Did Mallory make it?

The Everest expedition that triumphantly discovered George Mallory's body wasn't supposed to end like this -- in contradictory accounts and bitter countercharges.

Topics: Documentaries,

Did Mallory make it?

The fact that Sir Edmund Hillary and Sherpa Tenzing Norgay were the first to reach the summit of Mount Everest, the worlds highest mountain, on May 29, 1953, has always carried with it a nagging footnote. Twenty-nine years earlier, two English climbers, George Leigh Mallory and his partner Andrew Comyn Irvine, disappeared into the mists as they pushed toward the summit. This was the same George Mallory who gave the 20th century one of its pithiest sound bites, an irreducible koan that, however it was intended, has come down to us as the classic defense of reckless endeavor. Asked by a pestering journalist why anyone would want to climb Everest, Mallory is said to have shot back, “Because its there.”

For climbers and historians, the question has always remained: Did one or both of the climbers make the top before they died? As they made their own way toward the mountains upper reaches last spring, the climbers of the Mallory/Irvine Research Expedition debated the question among themselves. Most of the crew were arguing on the doubtful side. The route up the Northeast Ridge, they contended, would simply have been too difficult in 1924.

The expedition, led by experienced Himalayan guide Eric Simonson, was the brainchild of a young German Everest historian named Jochen Hemmleb. Working from scant clues, the mostly American team hoped to find an old “English dead” reportedly seen by a Chinese climber in 1975. The body was generally thought to be that of Andrew Irvine, who, it was hoped, was carrying a Kodak Vestpocket camera Mallory had borrowed for the attempt. If the camera contained shots from the summit, the mystery could at last be laid to rest.

As it happened, the headline-generating discovery the team made, on May 1, 1999, was mostly a product of chance and intuition rather than scientific deduction. The climbers lucked into perfect weather for the search: It had been a dry year in the Himalayas and the mountain was practically scoured clear of snow. And it was only in following his own instincts and wandering far outside the established search zone that climber Conrad Anker stumbled upon a trail of broken bodies that led him to the corpse — which turned out, spectacularly enough, to be Mallory’s, not Irvine’s. Eerily preserved at nearly 27,000 feet on the mountains North Face, the body was bleached and frozen to the rocky slope, the fingers dug desperately into the rubble.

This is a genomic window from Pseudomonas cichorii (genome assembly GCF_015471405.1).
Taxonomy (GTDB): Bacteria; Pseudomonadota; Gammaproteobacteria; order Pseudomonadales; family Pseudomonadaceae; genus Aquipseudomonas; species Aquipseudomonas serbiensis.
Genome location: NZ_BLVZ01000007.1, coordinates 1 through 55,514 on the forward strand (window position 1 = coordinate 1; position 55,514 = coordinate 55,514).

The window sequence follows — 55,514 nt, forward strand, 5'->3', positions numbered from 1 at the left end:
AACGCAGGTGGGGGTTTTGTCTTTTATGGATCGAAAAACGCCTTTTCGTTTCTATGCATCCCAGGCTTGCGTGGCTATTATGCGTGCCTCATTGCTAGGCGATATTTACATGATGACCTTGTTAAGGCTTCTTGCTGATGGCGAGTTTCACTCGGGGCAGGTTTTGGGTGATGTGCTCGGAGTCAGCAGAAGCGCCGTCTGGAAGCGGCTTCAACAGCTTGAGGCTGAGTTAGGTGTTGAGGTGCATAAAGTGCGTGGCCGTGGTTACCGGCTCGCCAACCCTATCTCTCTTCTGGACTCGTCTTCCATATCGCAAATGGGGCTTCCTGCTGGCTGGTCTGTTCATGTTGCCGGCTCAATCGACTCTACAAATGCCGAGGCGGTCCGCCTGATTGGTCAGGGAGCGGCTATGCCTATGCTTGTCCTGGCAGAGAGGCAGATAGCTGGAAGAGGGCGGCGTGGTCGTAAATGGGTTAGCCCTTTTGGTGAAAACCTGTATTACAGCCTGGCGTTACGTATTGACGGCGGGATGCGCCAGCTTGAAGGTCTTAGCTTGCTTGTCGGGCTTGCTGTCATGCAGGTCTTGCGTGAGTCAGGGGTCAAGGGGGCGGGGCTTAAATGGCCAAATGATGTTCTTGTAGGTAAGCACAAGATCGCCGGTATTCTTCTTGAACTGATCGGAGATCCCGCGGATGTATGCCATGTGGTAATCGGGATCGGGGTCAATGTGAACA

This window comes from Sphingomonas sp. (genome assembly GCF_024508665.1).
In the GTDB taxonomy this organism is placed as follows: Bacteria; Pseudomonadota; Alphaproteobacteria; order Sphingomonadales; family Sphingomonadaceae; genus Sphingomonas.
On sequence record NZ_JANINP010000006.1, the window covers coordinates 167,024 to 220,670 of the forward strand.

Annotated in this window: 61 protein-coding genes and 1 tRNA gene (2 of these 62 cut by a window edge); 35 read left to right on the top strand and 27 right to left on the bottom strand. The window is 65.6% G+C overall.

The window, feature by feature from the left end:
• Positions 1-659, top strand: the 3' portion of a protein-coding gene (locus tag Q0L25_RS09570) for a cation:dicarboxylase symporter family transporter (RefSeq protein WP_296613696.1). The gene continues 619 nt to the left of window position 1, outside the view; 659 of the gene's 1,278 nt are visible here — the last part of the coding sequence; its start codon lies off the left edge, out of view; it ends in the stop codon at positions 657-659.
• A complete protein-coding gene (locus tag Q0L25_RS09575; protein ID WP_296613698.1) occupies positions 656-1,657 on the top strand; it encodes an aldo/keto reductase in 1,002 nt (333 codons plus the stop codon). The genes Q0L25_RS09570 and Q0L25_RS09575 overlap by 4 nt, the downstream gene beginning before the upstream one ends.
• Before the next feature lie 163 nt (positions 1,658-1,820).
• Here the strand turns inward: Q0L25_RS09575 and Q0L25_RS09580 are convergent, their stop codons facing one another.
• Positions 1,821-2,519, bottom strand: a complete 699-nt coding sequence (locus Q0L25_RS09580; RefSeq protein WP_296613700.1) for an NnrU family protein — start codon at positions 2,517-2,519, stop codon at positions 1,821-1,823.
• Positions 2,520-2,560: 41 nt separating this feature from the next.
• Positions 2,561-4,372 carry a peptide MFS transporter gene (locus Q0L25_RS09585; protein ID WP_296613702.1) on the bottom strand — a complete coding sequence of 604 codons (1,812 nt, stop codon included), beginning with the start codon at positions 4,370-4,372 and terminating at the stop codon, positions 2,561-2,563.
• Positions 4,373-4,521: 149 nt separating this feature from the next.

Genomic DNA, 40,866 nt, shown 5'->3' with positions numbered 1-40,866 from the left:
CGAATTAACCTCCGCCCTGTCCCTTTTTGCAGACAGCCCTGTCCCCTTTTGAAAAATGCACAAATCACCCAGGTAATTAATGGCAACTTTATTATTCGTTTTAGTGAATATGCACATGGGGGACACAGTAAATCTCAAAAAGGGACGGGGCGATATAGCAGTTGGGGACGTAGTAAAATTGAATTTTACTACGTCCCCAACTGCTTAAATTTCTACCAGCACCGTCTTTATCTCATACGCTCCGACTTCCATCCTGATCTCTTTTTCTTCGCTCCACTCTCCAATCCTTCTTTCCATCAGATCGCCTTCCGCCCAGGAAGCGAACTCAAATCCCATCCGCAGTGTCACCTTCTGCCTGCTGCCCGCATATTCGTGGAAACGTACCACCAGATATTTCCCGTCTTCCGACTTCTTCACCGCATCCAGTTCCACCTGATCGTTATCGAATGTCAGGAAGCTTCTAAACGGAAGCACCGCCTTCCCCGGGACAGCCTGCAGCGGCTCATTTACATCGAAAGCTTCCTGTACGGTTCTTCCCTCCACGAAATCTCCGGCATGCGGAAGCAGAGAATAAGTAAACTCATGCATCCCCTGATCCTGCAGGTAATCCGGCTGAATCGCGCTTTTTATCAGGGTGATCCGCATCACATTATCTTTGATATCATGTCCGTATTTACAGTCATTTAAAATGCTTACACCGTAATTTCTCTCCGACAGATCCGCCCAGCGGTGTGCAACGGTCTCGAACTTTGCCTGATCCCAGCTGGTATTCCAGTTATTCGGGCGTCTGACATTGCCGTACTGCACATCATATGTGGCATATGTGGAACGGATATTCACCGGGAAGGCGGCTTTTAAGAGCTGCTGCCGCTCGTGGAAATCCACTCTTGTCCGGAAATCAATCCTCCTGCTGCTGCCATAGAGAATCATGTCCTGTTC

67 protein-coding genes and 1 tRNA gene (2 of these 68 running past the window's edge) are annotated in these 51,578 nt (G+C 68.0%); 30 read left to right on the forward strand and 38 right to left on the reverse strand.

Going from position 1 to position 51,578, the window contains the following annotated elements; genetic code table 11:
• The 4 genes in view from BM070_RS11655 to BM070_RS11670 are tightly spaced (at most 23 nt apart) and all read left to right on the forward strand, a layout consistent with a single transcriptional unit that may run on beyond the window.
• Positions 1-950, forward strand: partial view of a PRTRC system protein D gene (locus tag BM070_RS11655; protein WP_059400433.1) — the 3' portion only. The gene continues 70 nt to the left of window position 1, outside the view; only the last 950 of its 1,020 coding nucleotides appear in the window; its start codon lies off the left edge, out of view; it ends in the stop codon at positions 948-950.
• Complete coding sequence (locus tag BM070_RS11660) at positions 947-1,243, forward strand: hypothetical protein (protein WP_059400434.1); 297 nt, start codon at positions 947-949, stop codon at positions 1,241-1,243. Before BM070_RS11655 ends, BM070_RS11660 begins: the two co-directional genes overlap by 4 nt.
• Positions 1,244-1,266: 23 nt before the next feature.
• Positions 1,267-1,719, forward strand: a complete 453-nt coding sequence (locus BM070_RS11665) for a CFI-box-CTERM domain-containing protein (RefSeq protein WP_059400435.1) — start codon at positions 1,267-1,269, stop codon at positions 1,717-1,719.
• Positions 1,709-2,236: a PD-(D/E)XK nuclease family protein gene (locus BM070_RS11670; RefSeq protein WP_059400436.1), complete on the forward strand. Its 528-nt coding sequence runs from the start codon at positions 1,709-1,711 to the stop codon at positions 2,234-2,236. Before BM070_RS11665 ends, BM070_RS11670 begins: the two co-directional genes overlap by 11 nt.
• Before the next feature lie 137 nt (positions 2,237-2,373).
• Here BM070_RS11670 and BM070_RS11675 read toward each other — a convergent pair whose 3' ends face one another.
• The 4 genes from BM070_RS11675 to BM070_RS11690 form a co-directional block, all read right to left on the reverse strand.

No camera was found, but the body did yield a few clues. Mallory had died in a fall, although not a long one. In the end, he appears to have been roped to Irvine. As much as anything, the discovery had what climber Anker would later call a “galvanic effect” on the teams judgment. Opinion now swung strongly in favor of the idea that Mallory had in fact made it. Three days after the historic find, Anker himself was telling NOVA producer Liesl Clark, “After seeing George up there, I now think he may have reached the summit before he fell.” But by the time the expedition was wrapping up — after Anker and teammate Dave Hahn had reached the summit themselves — his assessment had come 180 degrees again.

That change of opinion has subsequently become a point of bitter controversy among erstwhile teammates. Accusations and recriminations have come on the heels of two competing, and at times contradictory, accounts of the expedition: “The Lost Explorer,” by Conrad Anker and David Roberts, and “Ghosts of Everest,” the “exclusive team story” by Jochen Hemmleb, Eric Simonson and mountaineering publisher Larry Johnson, as told to ghostwriter William Nothdurft.

Most notably, the two books differ sharply in their conclusions about what might have happened on that fateful day in 1924. Where Anker and Roberts remain skeptical, “Ghosts of Everest” argues strenuously that Mallory and Irvine could have made it. In the process, critics charge, its authors have played fast and loose with a hallowed piece of mountaineering history.

“So much depends on Odell’s sighting,” Walt Unsworth laments in his 1981 book “Everest.” Indeed, even after Mallory has been found, the famous last sighting of Mallory and Irvine is still the only evidence to place them on the final stretch to the summit.

Geologizing at 26,000 feet, 1924 expedition member Noel Odell looked up from a crag he had climbed to see “the entire summit ridge and final peak of Everest … unveiled.” According to a report in the Times of London on July 5, 1924, Odell said, “My eyes became fixed on one tiny black spot silhouetted on a small snowcrest beneath a rock-step on the ridge, and the black spot moved up the snow to join the other on the crest. The first then approached the great rock-step and shortly emerged at the top; the second did likewise. Then the whole fascinating vision vanished, enveloped in cloud once more.” It had to have been Mallory and Irvine, less than a thousand feet from their goal.